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P&Z Hearing Slated On Farmers’ Market Food Trucks



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The Planning & Zoning Commission (P&Z) has scheduled a public hearing to receive comments on its regulatory proposal to allow food trucks to become a permanent feature of local farmers’ markets.

The hearing will be held at the P&Z meeting, which starts at 7:30 pm on Thursday, September 5, at Newtown Municipal Center, 3 Primrose Street.

In April 2016, after extensive discussion, the P&Z approved zoning regulations that provided for a one-year trial period, during which a small number of food trucks were allowed as a feature of farmers’ markets in order to gauge the workability of such an arrangement.

Locally, during the growing season, the Newtown Farmers Market is conducted from mid-June to late October on Tuesdays from 2 to 6:30 pm at Fairfield Hills. Over the years, that event has been held at various locations at Fairfield Hills. This year, the market is being conducted off Keating Farms Avenue, at the site where Woodbury Hall stood before its demolition.

George Benson, town planning director, said August 20 that following the one-year trial period for food trucks, which ran during the 2016 market season, the market did not return to the P&Z seeking to make the food trucks a permanent market feature.

“When they (market) had the food trucks, it was fine... The trial period was successful... We didn’t have any issues with it,” Mr Benson said. The trial period was designed test the operational aspects of having food trucks present at a farmers’ market, not the profit that food truck operators would derive from being at the market.

When food truck operators showed an interest in doing business at the farmers’ market this year, the town Land Use Agency decided to let them return, Mr Benson said. The zoning regulations to be aired at the September 5 public hearing would formalize food trucks as a permanent feature of farmers’ markets.

Market Master

Sue Shortt is one of the market masters at The Newtown Farmers Market. Ms Shortt said August 21 of the proposed zoning regulations, “I hope they [P&Z] approve it.”

This season, the market has had the food truck known as Sonny’s Grinders at the market, she said. The truck sells sandwiches and offers foods with an Asian character. Occasionally, other food truck operators have come to the market this season, she added. Ms Shortt said she expects that food trucks that sell pizza would do well at the market.

During the 2016 market season, the market had one food truck. It sold french fries.

Besides a market fee, food truck operators who do business at the market pay a town Health Department fee for food service inspection.

Suzette LeBlanc, the Health Departments’s food service inspector, explained that food trucks are subject to inspections for sanitary conditions similar to the inspections conducted at conventional eateries located in buildings.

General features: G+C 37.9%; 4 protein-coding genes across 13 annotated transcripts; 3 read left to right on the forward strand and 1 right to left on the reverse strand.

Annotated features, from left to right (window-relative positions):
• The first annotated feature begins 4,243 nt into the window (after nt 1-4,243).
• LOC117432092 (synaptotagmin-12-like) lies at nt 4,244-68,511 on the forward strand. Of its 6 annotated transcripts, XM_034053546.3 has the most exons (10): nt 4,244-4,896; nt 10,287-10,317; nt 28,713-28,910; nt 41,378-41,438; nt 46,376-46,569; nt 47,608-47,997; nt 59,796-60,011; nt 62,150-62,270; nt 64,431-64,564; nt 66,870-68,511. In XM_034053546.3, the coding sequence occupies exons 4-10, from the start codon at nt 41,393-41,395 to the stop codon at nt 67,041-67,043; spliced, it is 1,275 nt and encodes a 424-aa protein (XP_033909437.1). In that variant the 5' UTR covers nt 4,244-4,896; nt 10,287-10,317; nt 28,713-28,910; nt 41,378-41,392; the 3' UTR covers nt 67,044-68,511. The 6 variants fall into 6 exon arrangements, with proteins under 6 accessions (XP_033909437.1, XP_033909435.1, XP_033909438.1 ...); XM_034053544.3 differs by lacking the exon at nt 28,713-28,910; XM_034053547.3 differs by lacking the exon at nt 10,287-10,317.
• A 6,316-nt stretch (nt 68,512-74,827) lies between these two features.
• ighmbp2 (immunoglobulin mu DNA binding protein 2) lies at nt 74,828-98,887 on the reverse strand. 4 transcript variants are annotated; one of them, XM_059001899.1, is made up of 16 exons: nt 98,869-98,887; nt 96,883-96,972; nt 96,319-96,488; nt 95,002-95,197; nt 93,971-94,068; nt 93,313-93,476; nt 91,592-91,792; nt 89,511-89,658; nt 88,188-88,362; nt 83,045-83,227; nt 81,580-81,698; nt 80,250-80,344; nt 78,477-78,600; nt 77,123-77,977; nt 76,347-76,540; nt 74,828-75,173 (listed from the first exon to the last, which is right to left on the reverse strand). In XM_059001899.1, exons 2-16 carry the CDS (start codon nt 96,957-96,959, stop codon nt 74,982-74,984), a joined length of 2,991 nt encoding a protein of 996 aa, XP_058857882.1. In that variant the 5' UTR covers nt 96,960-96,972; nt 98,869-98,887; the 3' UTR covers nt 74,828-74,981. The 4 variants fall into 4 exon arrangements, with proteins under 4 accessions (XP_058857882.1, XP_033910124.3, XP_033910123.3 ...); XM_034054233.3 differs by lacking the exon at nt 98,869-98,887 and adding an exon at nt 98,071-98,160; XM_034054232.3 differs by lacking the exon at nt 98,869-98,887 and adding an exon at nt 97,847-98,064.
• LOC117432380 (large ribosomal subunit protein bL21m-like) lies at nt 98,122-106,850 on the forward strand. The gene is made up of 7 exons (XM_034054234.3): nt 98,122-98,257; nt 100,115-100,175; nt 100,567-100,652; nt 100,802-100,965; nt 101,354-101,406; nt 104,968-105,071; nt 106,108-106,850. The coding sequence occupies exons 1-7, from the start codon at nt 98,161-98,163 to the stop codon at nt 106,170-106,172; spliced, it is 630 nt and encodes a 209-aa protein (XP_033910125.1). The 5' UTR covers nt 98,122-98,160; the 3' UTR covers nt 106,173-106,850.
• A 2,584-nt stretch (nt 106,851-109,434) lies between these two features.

In late July, Newtown attracted about 20 food trucks to Fairfield Hills when the Chamber of Commerce of Newtown and the town Parks & Recreation Department jointly staged the Second Annual Newtown Day event.

The P&Z’s proposed zoning regulations, which would make food trucks a permanent aspect of local farmers’ markets, specify several conditions.

According to the proposed rules: a maximum of three food trucks would be allowed at each farmers’ market session; the trucks must be parked on asphalt; food truck vendors must register with the town at least two weeks before the first farmers’ market session of the season; and if there are more than three food truck operators who want to participate, the market will hold a lottery to determine who will be allowed to attend.

The P&Z defines a farmers’ market as a seasonal outdoor event where items are offered for sale to the general public, including fruits, vegetables, herbs, plants, flowers, eggs, honey, maple syrup, dairy products, jams, jellies, baked foods, and seasonal items like Christmas trees and cemetery baskets.


In April 2016, after lengthy discussion, P&Z members unanimously approved zoning rule changes that allowed farmers markets to have “temporary food establishments,” thus permitting vendors to sell various prepared foods. The regulations allowed food vendors to operate either from a food truck or within a tent.

The farmers’ market had sought that zoning rule change to boost attendance and spur business activity. In 2016, Mr Benson cautioned that it may take the market “a few years” before such increased sales materialize.

Following discussion, P&Z members unanimously approved a motion to allow temporary food establishments to do business at the farmers’ market.

What is now The Newtown Farmers Market at Fairfield Hills began as an all-organic market in Sandy Hook Center.

The market started in a parking lot behind the former St John’s Episcopal Church on Washington Avenue and was also temporarily located at the former Lexington Gardens site on Church Hill Road. It returned to St John’s, after which it gained permission to hold the market at Fairfield Hills.

In its first year there, the market was staged near the former main entrance to Fairfield Hills. During the following two years, it was positioned near Danbury Hall, a building that has since has been demolished. The market then moved to the area north of Shelton House.

The town-owned Fairfield Hills core campus is in the Fairfield Hills Adaptive Reuse (FHAR) zone. The P&Z allows a farmers’ market in the FHAR zone provided that it complies with the state Department of Agriculture definition of a “certified farmers’ market.” Items offered for sale at a local farmers’ market must be Connecticut-grown or made from Connecticut-grown produce.

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